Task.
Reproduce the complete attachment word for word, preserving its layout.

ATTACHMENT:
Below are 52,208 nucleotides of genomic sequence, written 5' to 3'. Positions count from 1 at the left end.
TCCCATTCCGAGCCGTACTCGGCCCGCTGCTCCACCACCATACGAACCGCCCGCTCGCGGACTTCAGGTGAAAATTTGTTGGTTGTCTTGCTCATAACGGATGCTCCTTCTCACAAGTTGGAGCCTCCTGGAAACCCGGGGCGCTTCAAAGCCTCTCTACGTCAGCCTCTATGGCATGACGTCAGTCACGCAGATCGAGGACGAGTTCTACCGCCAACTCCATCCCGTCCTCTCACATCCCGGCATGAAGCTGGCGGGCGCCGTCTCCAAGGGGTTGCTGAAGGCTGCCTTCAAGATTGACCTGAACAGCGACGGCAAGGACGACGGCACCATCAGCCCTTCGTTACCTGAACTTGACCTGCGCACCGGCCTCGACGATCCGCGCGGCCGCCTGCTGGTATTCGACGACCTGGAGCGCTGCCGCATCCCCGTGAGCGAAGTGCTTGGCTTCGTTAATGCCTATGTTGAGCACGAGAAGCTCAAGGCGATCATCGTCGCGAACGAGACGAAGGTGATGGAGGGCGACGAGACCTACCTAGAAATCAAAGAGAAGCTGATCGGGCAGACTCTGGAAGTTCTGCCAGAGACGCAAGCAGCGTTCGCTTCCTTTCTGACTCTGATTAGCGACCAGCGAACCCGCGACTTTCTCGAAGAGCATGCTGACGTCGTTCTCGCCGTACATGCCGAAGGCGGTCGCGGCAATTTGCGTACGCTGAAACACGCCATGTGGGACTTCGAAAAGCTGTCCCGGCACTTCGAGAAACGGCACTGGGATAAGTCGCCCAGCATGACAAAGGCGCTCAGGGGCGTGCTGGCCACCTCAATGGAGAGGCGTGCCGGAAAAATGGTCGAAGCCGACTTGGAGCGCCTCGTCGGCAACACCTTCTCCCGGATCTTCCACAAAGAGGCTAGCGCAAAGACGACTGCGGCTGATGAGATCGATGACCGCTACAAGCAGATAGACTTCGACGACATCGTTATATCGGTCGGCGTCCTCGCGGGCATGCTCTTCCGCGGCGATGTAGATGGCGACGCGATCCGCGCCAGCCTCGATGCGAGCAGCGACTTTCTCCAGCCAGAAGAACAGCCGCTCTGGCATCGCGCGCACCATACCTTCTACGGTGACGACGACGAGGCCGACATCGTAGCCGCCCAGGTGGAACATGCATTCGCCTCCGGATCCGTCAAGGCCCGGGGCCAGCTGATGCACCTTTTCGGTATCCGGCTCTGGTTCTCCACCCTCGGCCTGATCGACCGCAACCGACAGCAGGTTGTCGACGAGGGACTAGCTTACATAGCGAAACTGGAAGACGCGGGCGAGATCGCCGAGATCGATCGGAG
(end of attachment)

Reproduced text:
Below are 52,208 nucleotides of genomic sequence, written 5' to 3'. Positions count from 1 at the left end.
TCCCATTCCGAGCCGTACTCGGCCCGCTGCTCCACCACCATACGAACCGCCCGCTCGCGGACTTCAGGTGAAAATTTGTTGGTTGTCTTGCTCATAACGGATGCTCCTTCTCACAAGTTGGAGCCTCCTGGAAACCCGGGGCGCTTCAAAGCCTCTCTACGTCAGCCTCTATGGCATGACGTCAGTCACGCAGATCGAGGACGAGTTCTACCGCCAACTCCATCCCGTCCTCTCACATCCCGGCATGAAGCTGGCGGGCGCCGTCTCCAAGGGGTTGCTGAAGGCTGCCTTCAAGATTGACCTGAACAGCGACGGCAAGGACGACGGCACCATCAGCCCTTCGTTACCTGAACTTGACCTGCGCACCGGCCTCGACGATCCGCGCGGCCGCCTGCTGGTATTCGACGACCTGGAGCGCTGCCGCATCCCCGTGAGCGAAGTGCTTGGCTTCGTTAATGCCTATGTTGAGCACGAGAAGCTCAAGGCGATCATCGTCGCGAACGAGACGAAGGTGATGGAGGGCGACGAGACCTACCTAGAAATCAAAGAGAAGCTGATCGGGCAGACTCTGGAAGTTCTGCCAGAGACGCAAGCAGCGTTCGCTTCCTTTCTGACTCTGATTAGCGACCAGCGAACCCGCGACTTTCTCGAAGAGCATGCTGACGTCGTTCTCGCCGTACATGCCGAAGGCGGTCGCGGCAATTTGCGTACGCTGAAACACGCCATGTGGGACTTCGAAAAGCTGTCCCGGCACTTCGAGAAACGGCACTGGGATAAGTCGCCCAGCATGACAAAGGCGCTCAGGGGCGTGCTGGCCACCTCAATGGAGAGGCGTGCCGGAAAAATGGTCGAAGCCGACTTGGAGCGCCTCGTCGGCAACACCTTCTCCCGGATCTTCCACAAAGAGGCTAGCGCAAAGACGACTGCGGCTGATGAGATCGATGACCGCTACAAGCAGATAGACTTCGACGACATCGTTATATCGGTCGGCGTCCTCGCGGGCATGCTCTTCCGCGGCGATGTAGATGGCGACGCGATCCGCGCCAGCCTCGATGCGAGCAGCGACTTTCTCCAGCCAGAAGAACAGCCGCTCTGGCATCGCGCGCACCATACCTTCTACGGTGACGACGACGAGGCCGACATCGTAGCCGCCCAGGTGGAACATGCATTCGCCTCCGGATCCGTCAAGGCCCGGGGCCAGCTGATGCACCTTTTCGGTATCCGGCTCTGGTTCTCCACCCTCGGCCTGATCGACCGCAACCGACAGCAGGTTGTCGACGAGGGACTAGCTTACATAGCGAAACTGGAAGACGCGGGCGAGATCGCCGAGATCGATCGGAG